When Prophecy And Astronomy Converged
“Where is He who has been born King of the Jews? For we have seen His star in the East and have come to worship Him”. (2: 2)
As we enter the New Testament from the Old one, it is a feeling of home-coming after a very long journey. After the ancient Old Testament period and the 400-year period of darkness following it, it is bright light at the end of the tunnel. The eternal sun is on the firmament, dislodging darkness from the world.
Jesus is born at the centre of the earth at Nazareth in Judah.
The visit of the wise men from the East establishes the extraordinariness of the event.
I don’t think that it was usual for wise men to visit and pay tribute to the new born of a king of a foreign country. King Herod also might have wondered that no such wise men had visited him at birth. Therefore, this visit is extraordinary.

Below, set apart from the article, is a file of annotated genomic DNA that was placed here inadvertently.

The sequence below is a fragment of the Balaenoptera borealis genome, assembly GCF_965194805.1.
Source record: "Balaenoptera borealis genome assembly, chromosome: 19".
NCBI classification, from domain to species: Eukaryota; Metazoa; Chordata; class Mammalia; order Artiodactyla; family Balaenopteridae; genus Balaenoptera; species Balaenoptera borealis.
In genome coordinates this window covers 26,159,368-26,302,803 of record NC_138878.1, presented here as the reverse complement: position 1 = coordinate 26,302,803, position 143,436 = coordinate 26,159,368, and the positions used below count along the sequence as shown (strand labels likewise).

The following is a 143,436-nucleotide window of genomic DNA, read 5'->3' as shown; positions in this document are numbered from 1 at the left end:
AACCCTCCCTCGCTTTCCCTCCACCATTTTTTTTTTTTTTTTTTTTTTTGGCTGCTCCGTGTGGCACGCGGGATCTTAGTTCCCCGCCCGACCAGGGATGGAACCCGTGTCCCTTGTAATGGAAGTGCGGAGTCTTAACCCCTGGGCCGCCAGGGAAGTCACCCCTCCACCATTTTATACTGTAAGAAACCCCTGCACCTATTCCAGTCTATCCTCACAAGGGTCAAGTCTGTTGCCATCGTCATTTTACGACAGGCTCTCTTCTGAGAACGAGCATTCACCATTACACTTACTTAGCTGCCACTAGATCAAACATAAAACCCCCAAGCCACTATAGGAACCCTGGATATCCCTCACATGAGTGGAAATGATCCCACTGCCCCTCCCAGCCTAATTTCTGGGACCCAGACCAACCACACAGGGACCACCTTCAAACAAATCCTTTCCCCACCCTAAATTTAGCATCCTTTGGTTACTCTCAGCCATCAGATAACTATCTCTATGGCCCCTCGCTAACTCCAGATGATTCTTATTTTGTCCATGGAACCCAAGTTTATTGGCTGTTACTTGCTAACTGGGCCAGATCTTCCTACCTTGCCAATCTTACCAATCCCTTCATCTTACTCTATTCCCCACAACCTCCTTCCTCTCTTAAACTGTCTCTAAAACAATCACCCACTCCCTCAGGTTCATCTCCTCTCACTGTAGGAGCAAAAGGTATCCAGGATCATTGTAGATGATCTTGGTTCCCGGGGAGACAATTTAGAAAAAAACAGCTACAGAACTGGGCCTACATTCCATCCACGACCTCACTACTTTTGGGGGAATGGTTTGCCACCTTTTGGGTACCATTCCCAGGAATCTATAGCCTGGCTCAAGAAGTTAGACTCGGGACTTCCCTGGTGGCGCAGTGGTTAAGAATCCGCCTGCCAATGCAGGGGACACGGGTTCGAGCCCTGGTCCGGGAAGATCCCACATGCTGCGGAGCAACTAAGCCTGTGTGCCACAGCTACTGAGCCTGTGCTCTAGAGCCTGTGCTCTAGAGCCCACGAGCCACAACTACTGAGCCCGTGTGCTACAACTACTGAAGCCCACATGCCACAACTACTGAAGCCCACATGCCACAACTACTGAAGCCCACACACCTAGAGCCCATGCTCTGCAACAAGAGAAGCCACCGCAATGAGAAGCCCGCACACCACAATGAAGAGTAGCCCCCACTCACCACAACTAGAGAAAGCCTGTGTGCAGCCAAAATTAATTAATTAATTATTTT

Now, these wise men are people who have set out tracking an extraordinary star spotted in the Eastern sky. It can be that they are the scholars specialising in astronomy together with the Jewish history at one of the renowned centres of excellence in Babylon. They are aware of an extant prophecy about the birth of a saviour for the Jews. They may have come with all excitement to witness the rarest astronomical event of the convergence of a prophecy and the movement of a celestial body.(It is immaterial whether they are from Babylon or from any other country of the East.)
The next extraordinary event is that the wise men worshipped the infant. At the most, as scholars, they may have thought of paying their respects to the new born in a king’s palace. But things have turned topsy turvy. The birth has not happened in a palace. Neither as a king’s son. The star takes them to a stable.
Their attitude undergoes a sea change. Their knowledge gives way to divinity. Tribute gives way to worship.
Do we pay formal tribute at the birth of Jesus or do we worship Him as the wise men did?
George Joseph Trivandrum